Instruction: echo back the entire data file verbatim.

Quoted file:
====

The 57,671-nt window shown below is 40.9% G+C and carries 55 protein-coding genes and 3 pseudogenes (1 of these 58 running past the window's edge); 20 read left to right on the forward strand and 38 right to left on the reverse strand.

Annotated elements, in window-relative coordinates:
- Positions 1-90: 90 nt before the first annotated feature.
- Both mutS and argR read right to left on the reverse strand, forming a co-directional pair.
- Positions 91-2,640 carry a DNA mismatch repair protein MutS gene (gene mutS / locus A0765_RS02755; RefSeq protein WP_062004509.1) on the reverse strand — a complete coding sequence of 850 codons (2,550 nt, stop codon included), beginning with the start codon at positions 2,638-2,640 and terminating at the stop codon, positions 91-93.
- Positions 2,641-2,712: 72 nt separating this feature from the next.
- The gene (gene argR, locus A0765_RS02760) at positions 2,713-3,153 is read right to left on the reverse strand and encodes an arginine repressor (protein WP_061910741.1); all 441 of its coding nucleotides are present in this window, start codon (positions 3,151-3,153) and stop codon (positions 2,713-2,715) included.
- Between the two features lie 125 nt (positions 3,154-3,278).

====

The 57,671-nt window shown below is 40.9% G+C and carries 55 protein-coding genes and 3 pseudogenes (1 of these 58 running past the window's edge); 20 read left to right on the forward strand and 38 right to left on the reverse strand.

Annotated elements, in window-relative coordinates:
- Positions 1-90: 90 nt before the first annotated feature.
- Both mutS and argR read right to left on the reverse strand, forming a co-directional pair.
- Positions 91-2,640 carry a DNA mismatch repair protein MutS gene (gene mutS / locus A0765_RS02755; RefSeq protein WP_062004509.1) on the reverse strand — a complete coding sequence of 850 codons (2,550 nt, stop codon included), beginning with the start codon at positions 2,638-2,640 and terminating at the stop codon, positions 91-93.
- Positions 2,641-2,712: 72 nt separating this feature from the next.
- The gene (gene argR, locus A0765_RS02760) at positions 2,713-3,153 is read right to left on the reverse strand and encodes an arginine repressor (protein WP_061910741.1); all 441 of its coding nucleotides are present in this window, start codon (positions 3,151-3,153) and stop codon (positions 2,713-2,715) included.
- Between the two features lie 125 nt (positions 3,154-3,278).